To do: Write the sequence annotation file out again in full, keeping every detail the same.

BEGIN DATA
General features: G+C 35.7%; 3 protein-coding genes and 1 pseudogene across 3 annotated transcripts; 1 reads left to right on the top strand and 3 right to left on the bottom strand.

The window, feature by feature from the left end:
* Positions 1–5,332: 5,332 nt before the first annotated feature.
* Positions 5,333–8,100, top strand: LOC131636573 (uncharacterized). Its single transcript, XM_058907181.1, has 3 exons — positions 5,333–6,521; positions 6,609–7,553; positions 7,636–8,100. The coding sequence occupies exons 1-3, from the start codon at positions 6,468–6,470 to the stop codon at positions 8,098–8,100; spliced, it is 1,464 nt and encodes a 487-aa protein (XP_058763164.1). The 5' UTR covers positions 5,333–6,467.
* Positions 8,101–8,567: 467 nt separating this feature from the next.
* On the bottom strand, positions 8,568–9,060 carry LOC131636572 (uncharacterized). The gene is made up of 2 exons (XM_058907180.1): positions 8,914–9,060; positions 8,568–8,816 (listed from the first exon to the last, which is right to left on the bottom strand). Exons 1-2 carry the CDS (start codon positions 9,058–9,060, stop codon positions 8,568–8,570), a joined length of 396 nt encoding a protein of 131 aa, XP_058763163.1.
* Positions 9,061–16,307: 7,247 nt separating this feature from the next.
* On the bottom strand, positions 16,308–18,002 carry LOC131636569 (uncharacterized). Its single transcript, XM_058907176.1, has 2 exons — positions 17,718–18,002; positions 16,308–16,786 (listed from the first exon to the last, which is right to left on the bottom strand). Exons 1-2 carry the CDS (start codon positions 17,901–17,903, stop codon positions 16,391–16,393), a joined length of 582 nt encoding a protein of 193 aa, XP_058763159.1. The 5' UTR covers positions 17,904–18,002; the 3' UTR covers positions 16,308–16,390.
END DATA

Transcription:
General features: G+C 35.7%; 3 protein-coding genes and 1 pseudogene across 3 annotated transcripts; 1 reads left to right on the top strand and 3 right to left on the bottom strand.

The window, feature by feature from the left end:
* Positions 1–5,332: 5,332 nt before the first annotated feature.
* Positions 5,333–8,100, top strand: LOC131636573 (uncharacterized). Its single transcript, XM_058907181.1, has 3 exons — positions 5,333–6,521; positions 6,609–7,553; positions 7,636–8,100. The coding sequence occupies exons 1-3, from the start codon at positions 6,468–6,470 to the stop codon at positions 8,098–8,100; spliced, it is 1,464 nt and encodes a 487-aa protein (XP_058763164.1). The 5' UTR covers positions 5,333–6,467.
* Positions 8,101–8,567: 467 nt separating this feature from the next.
* On the bottom strand, positions 8,568–9,060 carry LOC131636572 (uncharacterized). The gene is made up of 2 exons (XM_058907180.1): positions 8,914–9,060; positions 8,568–8,816 (listed from the first exon to the last, which is right to left on the bottom strand). Exons 1-2 carry the CDS (start codon positions 9,058–9,060, stop codon positions 8,568–8,570), a joined length of 396 nt encoding a protein of 131 aa, XP_058763163.1.
* Positions 9,061–16,307: 7,247 nt separating this feature from the next.
* On the bottom strand, positions 16,308–18,002 carry LOC131636569 (uncharacterized). Its single transcript, XM_058907176.1, has 2 exons — positions 17,718–18,002; positions 16,308–16,786 (listed from the first exon to the last, which is right to left on the bottom strand). Exons 1-2 carry the CDS (start codon positions 17,901–17,903, stop codon positions 16,391–16,393), a joined length of 582 nt encoding a protein of 193 aa, XP_058763159.1. The 5' UTR covers positions 17,904–18,002; the 3' UTR covers positions 16,308–16,390.